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Rob Logan, then the associate superintendent of technology and curriculum at University View Academy, the state's largest online charter school, pulls up a publicly available 'Crash Course Biology' video on carbon and its atom, using it as an example of how the  learning management system at UVA allows teachers to choose and combine content, from other schools and other content providers including online sources like the Kahn Academy, to create very specifically-tailored instruction, and then build tests around the instruction, to assess the students' learning success. He pulled up the example during a tour on May 5, 2017.

The transition from face-to-face to remote learning prompted by the forced closure of Louisiana schools due to coronavirus concerns is looking much different depending on the school and, in many cases, remains a work in progress.

And an uncertain number of schools may just decide to close up shop completely until April 13, when the closure order is set to lift.

In the Baton Rouge area, many educators came to work Monday even as their students stayed home.

At the state’s handful of strictly online schools, it was a regular day, mostly. Students continued their classes from their homes while their teachers also worked from their respective homes. Those homes, though, were a bit more crowded thanks to closing of all the other schools in the state.

“Some of our teachers do have some of their children at home, and some of our families have children who are in other brick-and-mortar schools and they are now at home too,” said Michelle Clayton, superintendent of University View Academy.

With more than 3,200 students, making it the state’s largest online school, UVA initially thought it would have to close for the month along with the brick-and-mortar schools. But the school, which is based in Baton Rouge, decided it could carry on with its normal schedule after rereading more closely Gov. John Bel Edwards’ school closure proclamation.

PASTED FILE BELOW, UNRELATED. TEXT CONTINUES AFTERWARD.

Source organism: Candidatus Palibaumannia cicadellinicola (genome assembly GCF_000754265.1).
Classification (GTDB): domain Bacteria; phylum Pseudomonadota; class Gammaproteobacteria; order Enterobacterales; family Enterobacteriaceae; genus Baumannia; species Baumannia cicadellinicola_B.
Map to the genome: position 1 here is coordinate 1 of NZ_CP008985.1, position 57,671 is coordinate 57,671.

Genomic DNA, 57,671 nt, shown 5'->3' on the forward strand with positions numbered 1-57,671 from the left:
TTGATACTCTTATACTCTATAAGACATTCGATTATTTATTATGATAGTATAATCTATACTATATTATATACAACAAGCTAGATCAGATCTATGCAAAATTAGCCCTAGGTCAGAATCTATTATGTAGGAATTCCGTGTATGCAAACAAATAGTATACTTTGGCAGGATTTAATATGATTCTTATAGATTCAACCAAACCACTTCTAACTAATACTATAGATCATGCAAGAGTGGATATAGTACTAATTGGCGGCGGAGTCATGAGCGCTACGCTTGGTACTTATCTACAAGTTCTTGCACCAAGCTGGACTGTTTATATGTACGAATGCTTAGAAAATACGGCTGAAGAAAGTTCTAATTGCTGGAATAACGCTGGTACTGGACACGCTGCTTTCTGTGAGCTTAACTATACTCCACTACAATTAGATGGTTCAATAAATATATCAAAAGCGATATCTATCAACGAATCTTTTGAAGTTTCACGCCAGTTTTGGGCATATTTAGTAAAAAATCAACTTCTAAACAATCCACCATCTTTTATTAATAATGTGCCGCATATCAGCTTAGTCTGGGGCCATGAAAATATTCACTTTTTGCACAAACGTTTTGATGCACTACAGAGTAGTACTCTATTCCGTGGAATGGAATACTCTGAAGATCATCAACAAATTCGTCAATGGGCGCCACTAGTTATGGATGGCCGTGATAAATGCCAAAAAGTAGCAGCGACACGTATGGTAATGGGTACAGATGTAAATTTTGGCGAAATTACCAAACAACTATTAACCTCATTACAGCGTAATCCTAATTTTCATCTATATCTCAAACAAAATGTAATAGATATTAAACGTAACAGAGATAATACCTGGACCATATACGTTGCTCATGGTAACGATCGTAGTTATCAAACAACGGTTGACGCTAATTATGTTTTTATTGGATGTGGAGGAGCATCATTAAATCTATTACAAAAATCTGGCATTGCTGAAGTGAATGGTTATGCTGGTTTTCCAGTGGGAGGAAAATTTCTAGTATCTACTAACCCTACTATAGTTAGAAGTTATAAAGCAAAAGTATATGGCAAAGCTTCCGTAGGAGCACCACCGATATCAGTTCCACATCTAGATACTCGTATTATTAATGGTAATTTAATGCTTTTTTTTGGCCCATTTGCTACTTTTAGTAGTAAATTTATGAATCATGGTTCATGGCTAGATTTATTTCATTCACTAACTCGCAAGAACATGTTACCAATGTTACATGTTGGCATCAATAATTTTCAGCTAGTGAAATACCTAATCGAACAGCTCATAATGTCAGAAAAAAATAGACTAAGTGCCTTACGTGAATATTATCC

The occasional face-to-face class, though, is off. Its educators, who normally come to the UVA office about three days a week, are staying home. And the online school’s upcoming field trips have been canceled.

UVA, though, is managing to continue band classes virtually, via an application called Live Music Tutor, led by an experienced band director.

“They are to actually come physically together and play at our graduation this year,” Clayton said. “If we have graduation.”

Schools like St. Joseph’s Academy in Baton Rouge, where students all have take-home computers, are also well positioned to make the transition. Starting Wednesday, the students at this Catholic girls high school will attempt to carry on their classes remotely, with teachers taking virtual roll.

The faculty, nevertheless, have had to learn new things quickly to try to pull this off.

Mindy Averitt, a spokeswoman for the school, said teachers spent Monday training on a variety of video-conferencing software.

“The overarching goal is that our students remain connected to our teachers and remain engaged,” Averitt said. “And we have the technological tools at our disposal to make sure that happens.”

The vast majority of schools in the Capital region are setting their sights much lower. While many have lots of computers at school, they don’t all have enough for every student. And if they do, they only have enough for students in upper grades. And then there’s the problem of many families who don’t have a fast internet connection at home.

“We’re not going to be online where we are doing a full curriculum,” said Scott Devillier, school superintendent in Zachary.

Zachary and several other big districts are turning instead to a mix of print materials and online resources, what school leaders are calling a blended approach. The educators called to work Monday locally were busy at work figuring out the blend’s different ingredients. Parents at these schools are being asked to come by and pick up the print part of the equation. They will also be directed to online websites and other resources.

“We’re just giving them resource material for them to keep their minds on education,” Devillier said. “It’s not important for me that they get everything done by a certain time.”

High school students taking dual enrollment courses with local colleges online, however, can’t let up. For Zachary families with kids in those courses who lack internet access at home, the school district is providing hot spots.

“Those kids will definitely have to stay up with those courses,” Devillier said.

BASIS Baton Rouge charter school is trying to keep up the rhythms of the school day from afar.

On Monday, via Facebook Live, Head of School Roberto Ramirez and the school’s administrative team held morning announcements, complete with the pledge of allegiance and a moment of silence. Then they led the viewers on a tour of the school, where teachers were working on the school’s transition plan.

“Your teachers are working hard so that you guys have work to do (during the break),” Ramirez said. “No excuses. Please listen to whoever is taking care of you these days so you can continue to learn.”

Clayton, with University View, said some of her best educators spend years in traditional classes earlier in their careers and they found ways to bring that know-how to their online classes. She said she’s talking with the state Department of Education about ways their online expertise can be shared with teachers who have yet to make that leap.

‘We could train other teachers to be better teachers,” she said.

Email Charles Lussier at and follow him on Twitter, @Charles_Lussier.